What are the different definitions of hybrid architectures?
There are many definitions of the hybrid data architecture. There are stringent definitions of hybrid around having the ability to automatically and seamlessly migrate data workloads between different locations, like from on premise deployments to any cloud, or from one cloud to another. But it is not clear that that definition is truly what is needed in the market. There is definitely a need for more customer development, but it is more likely that companies want a potentially simpler definition where hybrid allows companies to not be constrained by the specific technologies or locations where data is produced and consumed.
What else has been out there that resembles a data mesh?
There is some overlap in ideas between the data mesh and the data exchanges being built out currently—-like Snowflake data exchange, Amazon data exchange, and so on. These exchanges are purely treated as producer/consumer marketplaces and don’t typically have a query capability associated with them. It is not yet clear how this will play out in the future.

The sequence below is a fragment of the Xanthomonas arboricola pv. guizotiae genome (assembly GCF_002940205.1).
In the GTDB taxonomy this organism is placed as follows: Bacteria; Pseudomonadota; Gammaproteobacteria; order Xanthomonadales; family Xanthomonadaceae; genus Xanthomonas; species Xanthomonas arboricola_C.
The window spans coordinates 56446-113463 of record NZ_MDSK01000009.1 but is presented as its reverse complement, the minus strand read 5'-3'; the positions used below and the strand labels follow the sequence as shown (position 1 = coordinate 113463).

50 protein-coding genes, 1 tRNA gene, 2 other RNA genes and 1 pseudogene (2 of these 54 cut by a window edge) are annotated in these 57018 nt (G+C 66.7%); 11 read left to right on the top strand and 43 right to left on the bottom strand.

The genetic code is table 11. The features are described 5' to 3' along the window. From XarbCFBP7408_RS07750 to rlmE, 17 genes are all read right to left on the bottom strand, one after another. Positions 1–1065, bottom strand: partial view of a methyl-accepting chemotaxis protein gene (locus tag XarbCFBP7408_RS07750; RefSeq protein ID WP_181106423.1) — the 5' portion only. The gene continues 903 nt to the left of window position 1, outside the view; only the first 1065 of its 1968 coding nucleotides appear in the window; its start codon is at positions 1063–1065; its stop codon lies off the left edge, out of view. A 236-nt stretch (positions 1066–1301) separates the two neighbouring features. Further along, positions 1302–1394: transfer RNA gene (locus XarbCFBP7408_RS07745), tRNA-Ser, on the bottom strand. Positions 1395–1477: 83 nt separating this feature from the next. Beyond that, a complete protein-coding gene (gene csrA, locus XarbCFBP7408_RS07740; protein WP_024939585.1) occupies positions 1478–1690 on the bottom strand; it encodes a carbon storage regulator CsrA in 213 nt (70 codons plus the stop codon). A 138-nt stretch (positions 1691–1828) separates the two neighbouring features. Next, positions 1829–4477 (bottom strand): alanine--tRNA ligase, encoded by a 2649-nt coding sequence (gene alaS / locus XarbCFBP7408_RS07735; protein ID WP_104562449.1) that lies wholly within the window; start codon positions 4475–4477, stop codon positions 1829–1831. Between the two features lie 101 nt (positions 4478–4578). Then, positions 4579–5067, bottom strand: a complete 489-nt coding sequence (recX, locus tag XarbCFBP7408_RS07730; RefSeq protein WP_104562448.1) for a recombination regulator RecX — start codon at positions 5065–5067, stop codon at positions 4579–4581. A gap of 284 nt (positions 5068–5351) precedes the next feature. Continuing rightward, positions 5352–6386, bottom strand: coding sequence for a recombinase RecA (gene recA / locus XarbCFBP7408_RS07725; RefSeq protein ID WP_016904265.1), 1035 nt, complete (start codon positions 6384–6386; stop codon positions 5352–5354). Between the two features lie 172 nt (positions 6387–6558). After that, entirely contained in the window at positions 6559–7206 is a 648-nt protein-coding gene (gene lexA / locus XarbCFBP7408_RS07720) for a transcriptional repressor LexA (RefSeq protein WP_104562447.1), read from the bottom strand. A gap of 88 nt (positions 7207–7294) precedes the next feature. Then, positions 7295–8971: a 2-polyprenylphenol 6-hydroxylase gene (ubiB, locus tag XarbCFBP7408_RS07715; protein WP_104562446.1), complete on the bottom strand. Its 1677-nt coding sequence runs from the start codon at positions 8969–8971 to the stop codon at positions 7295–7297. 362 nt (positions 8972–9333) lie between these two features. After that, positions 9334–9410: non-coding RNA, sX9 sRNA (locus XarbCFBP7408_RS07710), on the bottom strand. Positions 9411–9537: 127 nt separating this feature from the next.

Data mesh is also related to data virtualization in the sense that with data virtualization, one can query data produced by others seamlessly within their own query engines. Starburst with Trino are doing this nowadays. Denodo is one of the more established players in data virtualization. Amazon Redshift with Spectrum and Athena, with the ability to query from RDS, are other examples.
Back in 2011, Facebook ran into a problem with building clusters big enough to hold all data. The project to solve this problem not only solved the scale problem, but also provided a blueprint for a producer/consumer model for data. Teams would own a “namespace/database” (domain) and all the data within that namespace. The teams would then “publish” specific tables within their namespaces as publicly referenceable. Other teams could then subscribe to these tables and would get a near–real time replicated table that is queryable along with their own tables. Hive table links (EP2767913A1) was one of the outcomes of that project.
Where can I read more about data mesh and data fabric?
There are tons of blogs/videos etc about data mesh. But you can start with these: